In every case, if we challenge ourselves, we will see that the root of our misery is some form of selfishness. Others have failed us. Others have betrayed us. Others have truly wished us dead, or at least gone or living like a toothless tiger. We have been slighted, disrespected, ridiculed, bullied and even hated for no good reason. When we get down to it, each of us can own up to the fact regarding ourselves that it is all about me and how I see myself. Who am I really? Who defines who I am? The answer to that is…well, later.
A recently convicted and sentenced prison lifer told his adult daughter that he could understand if the Christians he knew didn’t want to have anything to do with him. After all, Christians don’t associate with criminals. When she told me that I said, “We are all criminals in the eyes of God because we are all sinners. Every Confession line is full of repeat offenders. Christians of all people ought to understand criminals.” And, in fact, the Pharisees criticized Jesus for having dinner with tax collectors and sinners, to which He replied, “They that are in health need not a physician, but they that are ill. Go then and learn what this means, I will have mercy and not sacrifice. For I am not come to call the just, but sinners” (Matt. 9: 11-12). If we mean to imitate Jesus, we will not shrink from a criminal who seeks healing relationships.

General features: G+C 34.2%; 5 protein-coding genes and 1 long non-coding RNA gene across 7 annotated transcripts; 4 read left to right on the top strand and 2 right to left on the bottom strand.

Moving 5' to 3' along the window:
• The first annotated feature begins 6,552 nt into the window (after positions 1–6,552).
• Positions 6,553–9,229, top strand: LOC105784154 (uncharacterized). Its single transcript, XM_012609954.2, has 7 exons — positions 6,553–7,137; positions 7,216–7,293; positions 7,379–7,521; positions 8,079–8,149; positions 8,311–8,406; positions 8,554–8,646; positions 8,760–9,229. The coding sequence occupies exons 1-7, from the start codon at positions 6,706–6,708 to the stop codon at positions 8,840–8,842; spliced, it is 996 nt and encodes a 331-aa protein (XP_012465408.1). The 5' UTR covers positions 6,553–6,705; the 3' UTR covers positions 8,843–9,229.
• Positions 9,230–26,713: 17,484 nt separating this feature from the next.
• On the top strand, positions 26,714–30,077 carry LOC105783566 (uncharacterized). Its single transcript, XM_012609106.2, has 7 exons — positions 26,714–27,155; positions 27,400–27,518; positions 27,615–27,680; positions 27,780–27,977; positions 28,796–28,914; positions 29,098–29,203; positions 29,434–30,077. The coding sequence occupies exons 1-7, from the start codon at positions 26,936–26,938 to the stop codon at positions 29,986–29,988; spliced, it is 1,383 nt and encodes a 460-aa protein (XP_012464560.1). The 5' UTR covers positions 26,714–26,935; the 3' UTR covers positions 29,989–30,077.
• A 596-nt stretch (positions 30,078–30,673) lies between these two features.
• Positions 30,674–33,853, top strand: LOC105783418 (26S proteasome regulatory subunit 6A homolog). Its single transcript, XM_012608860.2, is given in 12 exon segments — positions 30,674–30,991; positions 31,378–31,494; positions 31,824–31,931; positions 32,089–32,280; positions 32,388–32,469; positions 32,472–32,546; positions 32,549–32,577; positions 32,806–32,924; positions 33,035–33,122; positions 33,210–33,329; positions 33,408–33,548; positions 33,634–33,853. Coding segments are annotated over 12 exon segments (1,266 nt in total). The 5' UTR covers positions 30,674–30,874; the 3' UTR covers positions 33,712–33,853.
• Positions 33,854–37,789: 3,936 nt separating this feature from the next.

I bring up this example because although we are all criminals, we are much more. Grasping this one point and considering it over time can help us overcome misery we create for ourselves. That point is:
We were each created by God out of love. We are His children, broken by the effects of Original Sin, but loved so greatly that Jesus died for us. No generalities here. Each one of us is loved by God individually. Our sins hurt us and hurt others, but Jesus in His mercy heals us if we turn to Him. By turning away from ourselves and seeking a relationship with Him, we gain a perspective that allows us to make choices that lead us to joy and not misery. As the best Father, God wants us to be happy with Him forever. We find out who we really are only in relationship with God.